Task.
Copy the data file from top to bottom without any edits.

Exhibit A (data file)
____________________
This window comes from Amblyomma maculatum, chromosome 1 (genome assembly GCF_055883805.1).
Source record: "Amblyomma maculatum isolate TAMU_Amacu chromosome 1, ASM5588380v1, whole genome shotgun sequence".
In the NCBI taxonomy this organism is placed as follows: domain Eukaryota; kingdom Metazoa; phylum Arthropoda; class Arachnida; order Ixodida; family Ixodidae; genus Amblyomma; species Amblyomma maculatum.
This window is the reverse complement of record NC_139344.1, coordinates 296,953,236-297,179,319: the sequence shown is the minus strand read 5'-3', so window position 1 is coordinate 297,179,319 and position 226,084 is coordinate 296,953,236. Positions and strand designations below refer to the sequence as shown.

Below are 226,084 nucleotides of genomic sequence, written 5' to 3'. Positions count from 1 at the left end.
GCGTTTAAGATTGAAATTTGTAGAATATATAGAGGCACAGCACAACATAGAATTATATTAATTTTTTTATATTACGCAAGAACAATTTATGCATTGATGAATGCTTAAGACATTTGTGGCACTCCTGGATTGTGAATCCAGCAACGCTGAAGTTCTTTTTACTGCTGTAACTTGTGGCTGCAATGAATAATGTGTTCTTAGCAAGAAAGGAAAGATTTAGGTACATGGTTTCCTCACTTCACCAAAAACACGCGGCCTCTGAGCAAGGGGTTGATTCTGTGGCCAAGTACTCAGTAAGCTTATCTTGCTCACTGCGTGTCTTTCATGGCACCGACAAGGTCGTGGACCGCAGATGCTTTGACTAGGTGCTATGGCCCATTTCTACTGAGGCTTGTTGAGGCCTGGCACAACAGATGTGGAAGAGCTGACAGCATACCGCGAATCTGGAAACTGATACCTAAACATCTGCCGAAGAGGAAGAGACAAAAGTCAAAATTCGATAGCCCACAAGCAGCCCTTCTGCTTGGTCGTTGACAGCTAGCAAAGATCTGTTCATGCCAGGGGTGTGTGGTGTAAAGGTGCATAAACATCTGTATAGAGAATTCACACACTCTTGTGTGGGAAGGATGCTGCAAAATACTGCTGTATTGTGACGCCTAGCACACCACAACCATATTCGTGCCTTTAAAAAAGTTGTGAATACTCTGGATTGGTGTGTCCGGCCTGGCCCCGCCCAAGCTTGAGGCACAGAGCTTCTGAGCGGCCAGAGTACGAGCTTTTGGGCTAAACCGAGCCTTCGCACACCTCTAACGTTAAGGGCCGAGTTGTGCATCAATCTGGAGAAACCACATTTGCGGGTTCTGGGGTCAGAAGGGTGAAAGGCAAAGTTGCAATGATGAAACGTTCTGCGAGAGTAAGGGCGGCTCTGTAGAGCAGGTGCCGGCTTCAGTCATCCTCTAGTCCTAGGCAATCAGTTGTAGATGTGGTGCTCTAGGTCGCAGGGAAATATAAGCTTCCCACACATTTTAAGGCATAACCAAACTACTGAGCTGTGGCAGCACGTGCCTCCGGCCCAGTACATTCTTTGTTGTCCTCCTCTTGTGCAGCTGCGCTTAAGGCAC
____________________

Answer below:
This window comes from Amblyomma maculatum, chromosome 1 (genome assembly GCF_055883805.1).
Source record: "Amblyomma maculatum isolate TAMU_Amacu chromosome 1, ASM5588380v1, whole genome shotgun sequence".
In the NCBI taxonomy this organism is placed as follows: domain Eukaryota; kingdom Metazoa; phylum Arthropoda; class Arachnida; order Ixodida; family Ixodidae; genus Amblyomma; species Amblyomma maculatum.
This window is the reverse complement of record NC_139344.1, coordinates 296,953,236-297,179,319: the sequence shown is the minus strand read 5'-3', so window position 1 is coordinate 297,179,319 and position 226,084 is coordinate 296,953,236. Positions and strand designations below refer to the sequence as shown.

Below are 226,084 nucleotides of genomic sequence, written 5' to 3'. Positions count from 1 at the left end.
GCGTTTAAGATTGAAATTTGTAGAATATATAGAGGCACAGCACAACATAGAATTATATTAATTTTTTTATATTACGCAAGAACAATTTATGCATTGATGAATGCTTAAGACATTTGTGGCACTCCTGGATTGTGAATCCAGCAACGCTGAAGTTCTTTTTACTGCTGTAACTTGTGGCTGCAATGAATAATGTGTTCTTAGCAAGAAAGGAAAGATTTAGGTACATGGTTTCCTCACTTCACCAAAAACACGCGGCCTCTGAGCAAGGGGTTGATTCTGTGGCCAAGTACTCAGTAAGCTTATCTTGCTCACTGCGTGTCTTTCATGGCACCGACAAGGTCGTGGACCGCAGATGCTTTGACTAGGTGCTATGGCCCATTTCTACTGAGGCTTGTTGAGGCCTGGCACAACAGATGTGGAAGAGCTGACAGCATACCGCGAATCTGGAAACTGATACCTAAACATCTGCCGAAGAGGAAGAGACAAAAGTCAAAATTCGATAGCCCACAAGCAGCCCTTCTGCTTGGTCGTTGACAGCTAGCAAAGATCTGTTCATGCCAGGGGTGTGTGGTGTAAAGGTGCATAAACATCTGTATAGAGAATTCACACACTCTTGTGTGGGAAGGATGCTGCAAAATACTGCTGTATTGTGACGCCTAGCACACCACAACCATATTCGTGCCTTTAAAAAAGTTGTGAATACTCTGGATTGGTGTGTCCGGCCTGGCCCCGCCCAAGCTTGAGGCACAGAGCTTCTGAGCGGCCAGAGTACGAGCTTTTGGGCTAAACCGAGCCTTCGCACACCTCTAACGTTAAGGGCCGAGTTGTGCATCAATCTGGAGAAACCACATTTGCGGGTTCTGGGGTCAGAAGGGTGAAAGGCAAAGTTGCAATGATGAAACGTTCTGCGAGAGTAAGGGCGGCTCTGTAGAGCAGGTGCCGGCTTCAGTCATCCTCTAGTCCTAGGCAATCAGTTGTAGATGTGGTGCTCTAGGTCGCAGGGAAATATAAGCTTCCCACACATTTTAAGGCATAACCAAACTACTGAGCTGTGGCAGCACGTGCCTCCGGCCCAGTACATTCTTTGTTGTCCTCCTCTTGTGCAGCTGCGCTTAAGGCAC